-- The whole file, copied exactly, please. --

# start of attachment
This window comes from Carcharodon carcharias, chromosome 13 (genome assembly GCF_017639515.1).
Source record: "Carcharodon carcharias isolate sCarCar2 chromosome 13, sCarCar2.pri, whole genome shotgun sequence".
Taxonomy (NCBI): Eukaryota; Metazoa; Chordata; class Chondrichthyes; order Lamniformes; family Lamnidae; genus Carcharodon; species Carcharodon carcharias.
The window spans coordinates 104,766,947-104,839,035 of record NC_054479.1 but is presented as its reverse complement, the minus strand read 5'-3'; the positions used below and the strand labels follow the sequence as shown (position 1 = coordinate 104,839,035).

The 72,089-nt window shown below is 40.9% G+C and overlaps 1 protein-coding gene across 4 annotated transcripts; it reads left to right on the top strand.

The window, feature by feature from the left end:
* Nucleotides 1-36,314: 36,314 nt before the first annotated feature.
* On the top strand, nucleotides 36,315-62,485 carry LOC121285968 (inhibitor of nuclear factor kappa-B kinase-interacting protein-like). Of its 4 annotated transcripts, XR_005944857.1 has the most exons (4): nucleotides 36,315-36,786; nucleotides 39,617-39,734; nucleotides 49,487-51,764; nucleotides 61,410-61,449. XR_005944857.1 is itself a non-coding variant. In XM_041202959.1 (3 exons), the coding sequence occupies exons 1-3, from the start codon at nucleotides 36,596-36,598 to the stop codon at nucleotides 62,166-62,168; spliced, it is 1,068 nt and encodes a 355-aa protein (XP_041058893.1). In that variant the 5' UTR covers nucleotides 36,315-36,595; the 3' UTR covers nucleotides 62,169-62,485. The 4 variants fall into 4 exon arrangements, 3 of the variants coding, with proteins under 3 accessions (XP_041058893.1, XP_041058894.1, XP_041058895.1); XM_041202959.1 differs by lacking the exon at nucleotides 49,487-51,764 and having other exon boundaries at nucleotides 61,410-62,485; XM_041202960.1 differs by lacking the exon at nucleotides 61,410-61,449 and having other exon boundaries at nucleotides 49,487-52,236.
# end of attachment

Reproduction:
This window comes from Carcharodon carcharias, chromosome 13 (genome assembly GCF_017639515.1).
Source record: "Carcharodon carcharias isolate sCarCar2 chromosome 13, sCarCar2.pri, whole genome shotgun sequence".
Taxonomy (NCBI): Eukaryota; Metazoa; Chordata; class Chondrichthyes; order Lamniformes; family Lamnidae; genus Carcharodon; species Carcharodon carcharias.
The window spans coordinates 104,766,947-104,839,035 of record NC_054479.1 but is presented as its reverse complement, the minus strand read 5'-3'; the positions used below and the strand labels follow the sequence as shown (position 1 = coordinate 104,839,035).

The 72,089-nt window shown below is 40.9% G+C and overlaps 1 protein-coding gene across 4 annotated transcripts; it reads left to right on the top strand.

The window, feature by feature from the left end:
* Nucleotides 1-36,314: 36,314 nt before the first annotated feature.
* On the top strand, nucleotides 36,315-62,485 carry LOC121285968 (inhibitor of nuclear factor kappa-B kinase-interacting protein-like). Of its 4 annotated transcripts, XR_005944857.1 has the most exons (4): nucleotides 36,315-36,786; nucleotides 39,617-39,734; nucleotides 49,487-51,764; nucleotides 61,410-61,449. XR_005944857.1 is itself a non-coding variant. In XM_041202959.1 (3 exons), the coding sequence occupies exons 1-3, from the start codon at nucleotides 36,596-36,598 to the stop codon at nucleotides 62,166-62,168; spliced, it is 1,068 nt and encodes a 355-aa protein (XP_041058893.1). In that variant the 5' UTR covers nucleotides 36,315-36,595; the 3' UTR covers nucleotides 62,169-62,485. The 4 variants fall into 4 exon arrangements, 3 of the variants coding, with proteins under 3 accessions (XP_041058893.1, XP_041058894.1, XP_041058895.1); XM_041202959.1 differs by lacking the exon at nucleotides 49,487-51,764 and having other exon boundaries at nucleotides 61,410-62,485; XM_041202960.1 differs by lacking the exon at nucleotides 61,410-61,449 and having other exon boundaries at nucleotides 49,487-52,236.